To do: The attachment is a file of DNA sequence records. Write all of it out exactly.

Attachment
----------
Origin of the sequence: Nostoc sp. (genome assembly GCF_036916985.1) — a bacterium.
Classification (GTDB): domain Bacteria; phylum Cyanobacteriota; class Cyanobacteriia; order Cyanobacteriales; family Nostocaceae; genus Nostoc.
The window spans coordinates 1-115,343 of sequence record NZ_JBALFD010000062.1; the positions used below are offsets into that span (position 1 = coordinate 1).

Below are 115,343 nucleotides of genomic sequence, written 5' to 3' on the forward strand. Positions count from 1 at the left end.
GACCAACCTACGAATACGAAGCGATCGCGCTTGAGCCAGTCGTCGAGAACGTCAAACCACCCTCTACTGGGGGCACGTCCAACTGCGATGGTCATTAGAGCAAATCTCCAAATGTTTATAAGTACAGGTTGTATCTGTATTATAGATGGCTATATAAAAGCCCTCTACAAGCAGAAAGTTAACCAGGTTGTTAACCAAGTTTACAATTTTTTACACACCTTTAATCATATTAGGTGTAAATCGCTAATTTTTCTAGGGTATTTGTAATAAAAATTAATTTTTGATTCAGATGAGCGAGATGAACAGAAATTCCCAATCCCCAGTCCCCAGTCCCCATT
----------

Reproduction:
Origin of the sequence: Nostoc sp. (genome assembly GCF_036916985.1) — a bacterium.
Classification (GTDB): domain Bacteria; phylum Cyanobacteriota; class Cyanobacteriia; order Cyanobacteriales; family Nostocaceae; genus Nostoc.
The window spans coordinates 1-115,343 of sequence record NZ_JBALFD010000062.1; the positions used below are offsets into that span (position 1 = coordinate 1).

Below are 115,343 nucleotides of genomic sequence, written 5' to 3' on the forward strand. Positions count from 1 at the left end.
GACCAACCTACGAATACGAAGCGATCGCGCTTGAGCCAGTCGTCGAGAACGTCAAACCACCCTCTACTGGGGGCACGTCCAACTGCGATGGTCATTAGAGCAAATCTCCAAATGTTTATAAGTACAGGTTGTATCTGTATTATAGATGGCTATATAAAAGCCCTCTACAAGCAGAAAGTTAACCAGGTTGTTAACCAAGTTTACAATTTTTTACACACCTTTAATCATATTAGGTGTAAATCGCTAATTTTTCTAGGGTATTTGTAATAAAAATTAATTTTTGATTCAGATGAGCGAGATGAACAGAAATTCCCAATCCCCAGTCCCCAGTCCCCATT